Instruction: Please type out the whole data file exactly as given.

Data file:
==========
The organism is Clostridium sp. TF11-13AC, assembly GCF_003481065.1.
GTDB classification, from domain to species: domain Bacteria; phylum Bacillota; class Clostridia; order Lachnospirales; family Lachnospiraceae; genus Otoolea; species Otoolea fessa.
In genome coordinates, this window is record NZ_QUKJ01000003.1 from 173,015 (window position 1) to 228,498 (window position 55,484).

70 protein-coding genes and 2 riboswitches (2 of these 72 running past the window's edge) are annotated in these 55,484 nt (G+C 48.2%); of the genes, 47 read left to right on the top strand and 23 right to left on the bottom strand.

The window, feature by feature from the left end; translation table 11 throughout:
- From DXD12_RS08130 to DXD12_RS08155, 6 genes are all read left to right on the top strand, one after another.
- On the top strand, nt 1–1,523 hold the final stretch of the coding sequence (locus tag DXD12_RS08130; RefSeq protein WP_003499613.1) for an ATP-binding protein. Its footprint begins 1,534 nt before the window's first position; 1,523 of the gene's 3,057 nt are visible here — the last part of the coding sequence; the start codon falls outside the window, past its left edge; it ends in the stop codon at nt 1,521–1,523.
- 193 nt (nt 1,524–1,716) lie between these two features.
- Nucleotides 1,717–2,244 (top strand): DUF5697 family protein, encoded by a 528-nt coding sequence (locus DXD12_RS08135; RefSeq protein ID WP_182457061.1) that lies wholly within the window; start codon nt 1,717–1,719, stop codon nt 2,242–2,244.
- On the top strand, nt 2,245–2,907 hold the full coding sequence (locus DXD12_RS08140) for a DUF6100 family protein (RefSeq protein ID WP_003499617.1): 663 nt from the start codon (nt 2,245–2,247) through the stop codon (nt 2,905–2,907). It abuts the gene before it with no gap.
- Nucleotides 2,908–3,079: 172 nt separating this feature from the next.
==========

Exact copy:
The organism is Clostridium sp. TF11-13AC, assembly GCF_003481065.1.
GTDB classification, from domain to species: domain Bacteria; phylum Bacillota; class Clostridia; order Lachnospirales; family Lachnospiraceae; genus Otoolea; species Otoolea fessa.
In genome coordinates, this window is record NZ_QUKJ01000003.1 from 173,015 (window position 1) to 228,498 (window position 55,484).

70 protein-coding genes and 2 riboswitches (2 of these 72 running past the window's edge) are annotated in these 55,484 nt (G+C 48.2%); of the genes, 47 read left to right on the top strand and 23 right to left on the bottom strand.

The window, feature by feature from the left end; translation table 11 throughout:
- From DXD12_RS08130 to DXD12_RS08155, 6 genes are all read left to right on the top strand, one after another.
- On the top strand, nt 1–1,523 hold the final stretch of the coding sequence (locus tag DXD12_RS08130; RefSeq protein WP_003499613.1) for an ATP-binding protein. Its footprint begins 1,534 nt before the window's first position; 1,523 of the gene's 3,057 nt are visible here — the last part of the coding sequence; the start codon falls outside the window, past its left edge; it ends in the stop codon at nt 1,521–1,523.
- 193 nt (nt 1,524–1,716) lie between these two features.
- Nucleotides 1,717–2,244 (top strand): DUF5697 family protein, encoded by a 528-nt coding sequence (locus DXD12_RS08135; RefSeq protein ID WP_182457061.1) that lies wholly within the window; start codon nt 1,717–1,719, stop codon nt 2,242–2,244.
- On the top strand, nt 2,245–2,907 hold the full coding sequence (locus DXD12_RS08140) for a DUF6100 family protein (RefSeq protein ID WP_003499617.1): 663 nt from the start codon (nt 2,245–2,247) through the stop codon (nt 2,905–2,907). It abuts the gene before it with no gap.
- Nucleotides 2,908–3,079: 172 nt separating this feature from the next.